Maybe I'm the only person who feels this way, but I'm about tired of workers taking it on the chin. Here I am, broadcasting in New York City, the country's biggest union town, and I have to hear stories about union members, hard working people, getting kicked in the teeth by their city and their bosses. I'm equally tired of hearing about unions being greedy and their leadership only being out for themselves. I come from a union family, and love the fact that the city I love has a reputation for being union friendly. Yet something has changed since back in the day, when I walked a union picket line for a modest increase in pay.
This was in the mid 1970s, and I walked a line everyday for over a month with my fellow members. Negotiations were going nowhere, and the enthusiasm of some of my colleagues was flagging. Then, one afternoon, a truck pulled up in front of the building we were picketing. The driver rolled down his window, and in his best Brooklynese asked, "Hey fellas. What are you striking about?" We told him, and what he said next surprised me. "Listen, I'm with the Teamsters. You want us to shut down the building for you?"
It was incredible to me that this guy would make an offer like this, and that he wasn't kidding. We didn't take him up on it, but thanked him profusely, as he waved and drove on. Our strike ended soon after, but that memory of union solidarity remains with me to this day.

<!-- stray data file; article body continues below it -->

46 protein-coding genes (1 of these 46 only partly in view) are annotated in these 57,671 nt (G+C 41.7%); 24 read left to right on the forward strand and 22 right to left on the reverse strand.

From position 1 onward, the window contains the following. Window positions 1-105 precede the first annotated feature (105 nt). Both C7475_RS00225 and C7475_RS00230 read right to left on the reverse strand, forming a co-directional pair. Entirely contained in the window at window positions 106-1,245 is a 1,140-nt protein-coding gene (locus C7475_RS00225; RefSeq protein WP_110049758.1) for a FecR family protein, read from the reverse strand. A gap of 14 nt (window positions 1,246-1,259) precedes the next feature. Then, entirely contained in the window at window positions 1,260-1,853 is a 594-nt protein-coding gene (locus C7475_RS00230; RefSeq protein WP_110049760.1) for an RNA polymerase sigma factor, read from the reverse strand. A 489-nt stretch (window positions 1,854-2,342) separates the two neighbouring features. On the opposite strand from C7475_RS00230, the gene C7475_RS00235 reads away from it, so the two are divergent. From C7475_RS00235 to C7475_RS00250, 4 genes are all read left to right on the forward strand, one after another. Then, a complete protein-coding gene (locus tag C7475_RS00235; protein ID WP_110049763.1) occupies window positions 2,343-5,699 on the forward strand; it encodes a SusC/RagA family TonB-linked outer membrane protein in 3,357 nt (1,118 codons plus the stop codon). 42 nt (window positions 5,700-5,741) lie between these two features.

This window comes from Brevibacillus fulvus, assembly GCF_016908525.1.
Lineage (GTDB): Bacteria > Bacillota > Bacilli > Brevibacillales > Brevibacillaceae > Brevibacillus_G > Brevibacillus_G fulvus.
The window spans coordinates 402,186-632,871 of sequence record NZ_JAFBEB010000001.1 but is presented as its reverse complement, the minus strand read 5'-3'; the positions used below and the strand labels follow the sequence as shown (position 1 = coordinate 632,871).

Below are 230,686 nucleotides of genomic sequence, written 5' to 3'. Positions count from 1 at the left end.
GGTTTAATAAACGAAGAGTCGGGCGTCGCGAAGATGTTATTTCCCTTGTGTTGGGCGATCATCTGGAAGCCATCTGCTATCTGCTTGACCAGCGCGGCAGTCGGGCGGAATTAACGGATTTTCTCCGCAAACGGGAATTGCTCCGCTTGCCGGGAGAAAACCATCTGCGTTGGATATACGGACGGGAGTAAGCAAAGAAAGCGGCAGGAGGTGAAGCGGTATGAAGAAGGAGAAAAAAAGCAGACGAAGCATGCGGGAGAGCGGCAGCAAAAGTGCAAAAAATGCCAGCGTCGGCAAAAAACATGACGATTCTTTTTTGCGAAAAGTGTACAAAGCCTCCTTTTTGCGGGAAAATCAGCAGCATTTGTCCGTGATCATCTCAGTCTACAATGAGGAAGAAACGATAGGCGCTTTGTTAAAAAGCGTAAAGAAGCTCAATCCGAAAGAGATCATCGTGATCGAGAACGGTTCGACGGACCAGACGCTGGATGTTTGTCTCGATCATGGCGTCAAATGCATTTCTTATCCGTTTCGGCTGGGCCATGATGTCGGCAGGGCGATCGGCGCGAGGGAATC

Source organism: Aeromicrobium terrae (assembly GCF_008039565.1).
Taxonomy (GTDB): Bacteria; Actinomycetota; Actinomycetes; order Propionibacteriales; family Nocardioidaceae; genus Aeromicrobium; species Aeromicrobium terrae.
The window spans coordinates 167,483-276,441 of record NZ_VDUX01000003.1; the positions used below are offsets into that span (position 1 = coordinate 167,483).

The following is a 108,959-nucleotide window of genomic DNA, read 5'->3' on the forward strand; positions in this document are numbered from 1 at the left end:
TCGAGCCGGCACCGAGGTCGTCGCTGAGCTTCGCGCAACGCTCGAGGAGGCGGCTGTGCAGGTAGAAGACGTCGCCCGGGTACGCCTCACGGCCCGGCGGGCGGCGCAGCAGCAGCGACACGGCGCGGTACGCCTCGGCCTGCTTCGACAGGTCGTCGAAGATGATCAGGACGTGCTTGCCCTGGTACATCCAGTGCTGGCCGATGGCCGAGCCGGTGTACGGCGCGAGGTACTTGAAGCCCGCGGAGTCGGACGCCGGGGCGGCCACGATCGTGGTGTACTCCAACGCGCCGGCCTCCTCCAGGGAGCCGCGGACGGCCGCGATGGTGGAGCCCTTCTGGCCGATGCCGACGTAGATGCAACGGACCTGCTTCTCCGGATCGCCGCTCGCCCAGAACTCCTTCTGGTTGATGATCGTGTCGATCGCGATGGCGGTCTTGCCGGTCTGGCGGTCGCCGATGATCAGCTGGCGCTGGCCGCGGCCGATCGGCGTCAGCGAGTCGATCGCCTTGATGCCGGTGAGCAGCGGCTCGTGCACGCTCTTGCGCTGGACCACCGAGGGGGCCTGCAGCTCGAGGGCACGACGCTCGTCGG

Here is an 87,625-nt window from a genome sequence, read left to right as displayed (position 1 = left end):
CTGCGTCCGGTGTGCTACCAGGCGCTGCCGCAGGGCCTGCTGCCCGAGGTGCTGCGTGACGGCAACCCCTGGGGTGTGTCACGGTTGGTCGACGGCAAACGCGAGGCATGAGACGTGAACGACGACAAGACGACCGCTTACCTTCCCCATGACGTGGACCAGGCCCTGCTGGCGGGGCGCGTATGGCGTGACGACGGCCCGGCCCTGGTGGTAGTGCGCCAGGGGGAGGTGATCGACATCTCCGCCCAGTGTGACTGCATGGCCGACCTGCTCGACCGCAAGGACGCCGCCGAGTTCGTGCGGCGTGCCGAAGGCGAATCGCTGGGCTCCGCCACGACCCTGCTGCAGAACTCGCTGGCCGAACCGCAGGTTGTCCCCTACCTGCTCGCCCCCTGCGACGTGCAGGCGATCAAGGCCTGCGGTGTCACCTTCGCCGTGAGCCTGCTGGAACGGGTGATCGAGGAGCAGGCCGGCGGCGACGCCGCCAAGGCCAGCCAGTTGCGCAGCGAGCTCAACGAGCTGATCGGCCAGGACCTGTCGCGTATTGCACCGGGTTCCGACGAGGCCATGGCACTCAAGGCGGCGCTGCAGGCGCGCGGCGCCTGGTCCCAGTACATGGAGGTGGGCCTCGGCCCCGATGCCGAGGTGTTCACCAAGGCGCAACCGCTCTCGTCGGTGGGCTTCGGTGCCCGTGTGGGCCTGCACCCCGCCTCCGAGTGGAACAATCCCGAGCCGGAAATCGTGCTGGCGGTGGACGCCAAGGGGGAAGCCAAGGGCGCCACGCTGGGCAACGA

But what do we have now? 22 Cablevision workers in Brooklyn going to see their boss about the status on contract talks, and being summarily fired. School bus drivers walking off the job not for more money, but for some basic job guarantees. They stay out a month, a smaller union crosses the picket lines with other "replacement workers", and the city refuses to get involved. They go back to work Wednesday, only to find a couple of hundred workers have been fired.
The bus companies tell the fired workers they can apply for new jobs (probably at less money), but with the caveat that they have to drop their union affiliation.
I don't think I'm the only person who gets angry when they hear about such affronts in New York City, a union town. Nationally, union membership is at its lowest level since the beginning of the last century. There are, thankfully, glimmers of hope here in the five boroughs. Car wash, fast food, retail, and other workers who traditionally resisted unionization are starting to organize and affiliate. It's going to take more, though.
We as progressive people are going to have to become more discerning in who we patronize. We as consumers have to make union busting bosses fear our collective wrath.
We have it in us, don't we?